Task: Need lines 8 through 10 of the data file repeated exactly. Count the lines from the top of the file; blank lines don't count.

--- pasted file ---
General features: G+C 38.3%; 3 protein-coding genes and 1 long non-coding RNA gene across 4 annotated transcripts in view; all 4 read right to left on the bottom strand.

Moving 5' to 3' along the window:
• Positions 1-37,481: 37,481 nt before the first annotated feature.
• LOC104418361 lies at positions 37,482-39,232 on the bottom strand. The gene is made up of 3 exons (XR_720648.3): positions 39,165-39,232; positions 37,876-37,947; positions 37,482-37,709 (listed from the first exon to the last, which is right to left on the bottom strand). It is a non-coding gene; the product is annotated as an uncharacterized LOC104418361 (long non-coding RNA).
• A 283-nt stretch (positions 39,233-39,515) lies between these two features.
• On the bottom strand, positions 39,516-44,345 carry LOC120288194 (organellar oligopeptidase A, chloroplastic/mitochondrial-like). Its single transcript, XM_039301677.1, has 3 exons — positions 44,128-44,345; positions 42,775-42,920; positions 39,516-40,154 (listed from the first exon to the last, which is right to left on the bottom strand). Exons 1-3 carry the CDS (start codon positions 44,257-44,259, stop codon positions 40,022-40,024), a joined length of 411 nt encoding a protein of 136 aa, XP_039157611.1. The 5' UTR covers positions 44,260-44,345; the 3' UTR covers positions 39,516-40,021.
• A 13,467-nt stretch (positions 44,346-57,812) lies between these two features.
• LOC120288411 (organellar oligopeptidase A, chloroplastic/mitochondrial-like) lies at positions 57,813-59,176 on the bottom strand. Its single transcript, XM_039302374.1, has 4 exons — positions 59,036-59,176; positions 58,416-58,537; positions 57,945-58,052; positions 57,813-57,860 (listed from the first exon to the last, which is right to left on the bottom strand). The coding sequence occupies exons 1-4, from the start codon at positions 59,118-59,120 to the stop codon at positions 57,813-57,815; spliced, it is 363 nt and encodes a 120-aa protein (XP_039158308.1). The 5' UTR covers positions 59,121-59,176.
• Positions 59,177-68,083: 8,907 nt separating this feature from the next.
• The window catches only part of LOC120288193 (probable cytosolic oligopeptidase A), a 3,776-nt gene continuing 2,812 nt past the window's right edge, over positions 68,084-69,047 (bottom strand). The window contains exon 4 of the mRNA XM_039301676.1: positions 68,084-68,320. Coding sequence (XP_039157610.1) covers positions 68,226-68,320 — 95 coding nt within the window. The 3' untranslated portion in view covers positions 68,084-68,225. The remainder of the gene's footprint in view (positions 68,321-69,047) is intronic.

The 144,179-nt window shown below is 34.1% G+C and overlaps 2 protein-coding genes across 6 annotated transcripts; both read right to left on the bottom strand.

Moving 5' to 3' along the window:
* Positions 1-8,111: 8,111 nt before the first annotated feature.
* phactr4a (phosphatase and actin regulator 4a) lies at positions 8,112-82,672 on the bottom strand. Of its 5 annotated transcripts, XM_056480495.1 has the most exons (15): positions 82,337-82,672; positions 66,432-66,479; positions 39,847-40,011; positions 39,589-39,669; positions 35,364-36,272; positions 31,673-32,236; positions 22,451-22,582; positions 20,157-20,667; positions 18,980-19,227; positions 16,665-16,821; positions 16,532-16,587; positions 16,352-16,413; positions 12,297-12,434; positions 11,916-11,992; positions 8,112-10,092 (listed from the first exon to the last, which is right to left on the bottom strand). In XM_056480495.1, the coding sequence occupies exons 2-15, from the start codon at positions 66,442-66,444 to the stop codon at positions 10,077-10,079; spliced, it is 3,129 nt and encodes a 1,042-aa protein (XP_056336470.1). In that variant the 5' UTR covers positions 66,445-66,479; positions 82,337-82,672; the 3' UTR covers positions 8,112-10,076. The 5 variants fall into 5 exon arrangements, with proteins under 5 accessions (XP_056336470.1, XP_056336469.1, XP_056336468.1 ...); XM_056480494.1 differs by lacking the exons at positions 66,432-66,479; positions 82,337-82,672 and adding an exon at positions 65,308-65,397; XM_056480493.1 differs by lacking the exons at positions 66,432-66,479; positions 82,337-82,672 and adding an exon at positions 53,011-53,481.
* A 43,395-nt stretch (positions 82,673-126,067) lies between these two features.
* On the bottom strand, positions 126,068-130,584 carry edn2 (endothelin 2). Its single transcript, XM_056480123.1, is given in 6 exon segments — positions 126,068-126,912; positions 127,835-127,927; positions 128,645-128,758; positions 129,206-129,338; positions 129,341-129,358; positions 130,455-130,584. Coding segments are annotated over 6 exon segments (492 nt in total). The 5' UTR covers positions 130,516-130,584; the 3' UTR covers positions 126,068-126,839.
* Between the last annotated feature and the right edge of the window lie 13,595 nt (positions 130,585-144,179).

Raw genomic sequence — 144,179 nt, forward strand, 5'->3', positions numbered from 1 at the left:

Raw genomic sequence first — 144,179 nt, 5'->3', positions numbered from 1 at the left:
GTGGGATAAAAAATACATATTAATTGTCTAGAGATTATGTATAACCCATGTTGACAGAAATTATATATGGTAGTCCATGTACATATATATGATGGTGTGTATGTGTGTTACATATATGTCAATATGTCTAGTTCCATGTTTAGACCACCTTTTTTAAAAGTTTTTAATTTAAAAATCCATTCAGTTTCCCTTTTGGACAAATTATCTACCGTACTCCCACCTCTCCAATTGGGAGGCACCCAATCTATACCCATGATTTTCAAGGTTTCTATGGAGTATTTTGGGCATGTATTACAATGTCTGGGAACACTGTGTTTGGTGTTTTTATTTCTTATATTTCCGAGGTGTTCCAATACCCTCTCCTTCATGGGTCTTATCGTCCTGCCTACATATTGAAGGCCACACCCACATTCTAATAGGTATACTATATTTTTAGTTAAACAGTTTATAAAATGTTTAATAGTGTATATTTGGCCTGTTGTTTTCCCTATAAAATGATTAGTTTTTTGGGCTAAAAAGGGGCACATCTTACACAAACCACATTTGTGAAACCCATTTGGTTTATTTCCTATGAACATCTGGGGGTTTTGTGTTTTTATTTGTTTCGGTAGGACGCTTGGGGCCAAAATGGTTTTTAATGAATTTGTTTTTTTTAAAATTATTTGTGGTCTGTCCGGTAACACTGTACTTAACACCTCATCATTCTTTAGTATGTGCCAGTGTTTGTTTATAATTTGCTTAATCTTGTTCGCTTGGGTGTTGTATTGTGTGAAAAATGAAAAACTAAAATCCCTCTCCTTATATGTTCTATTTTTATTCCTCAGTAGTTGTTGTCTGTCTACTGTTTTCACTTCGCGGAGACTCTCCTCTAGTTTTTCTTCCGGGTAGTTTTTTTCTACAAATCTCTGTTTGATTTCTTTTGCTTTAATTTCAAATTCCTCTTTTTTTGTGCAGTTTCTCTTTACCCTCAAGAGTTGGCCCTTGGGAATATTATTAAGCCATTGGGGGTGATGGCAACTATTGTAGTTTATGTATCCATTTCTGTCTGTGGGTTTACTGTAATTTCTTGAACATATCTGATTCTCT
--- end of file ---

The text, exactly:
• LOC120288411 (organellar oligopeptidase A, chloroplastic/mitochondrial-like) lies at positions 57,813-59,176 on the bottom strand. Its single transcript, XM_039302374.1, has 4 exons — positions 59,036-59,176; positions 58,416-58,537; positions 57,945-58,052; positions 57,813-57,860 (listed from the first exon to the last, which is right to left on the bottom strand). The coding sequence occupies exons 1-4, from the start codon at positions 59,118-59,120 to the stop codon at positions 57,813-57,815; spliced, it is 363 nt and encodes a 120-aa protein (XP_039158308.1). The 5' UTR covers positions 59,121-59,176.
• Positions 59,177-68,083: 8,907 nt separating this feature from the next.
• The window catches only part of LOC120288193 (probable cytosolic oligopeptidase A), a 3,776-nt gene continuing 2,812 nt past the window's right edge, over positions 68,084-69,047 (bottom strand). The window contains exon 4 of the mRNA XM_039301676.1: positions 68,084-68,320. Coding sequence (XP_039157610.1) covers positions 68,226-68,320 — 95 coding nt within the window. The 3' untranslated portion in view covers positions 68,084-68,225. The remainder of the gene's footprint in view (positions 68,321-69,047) is intronic.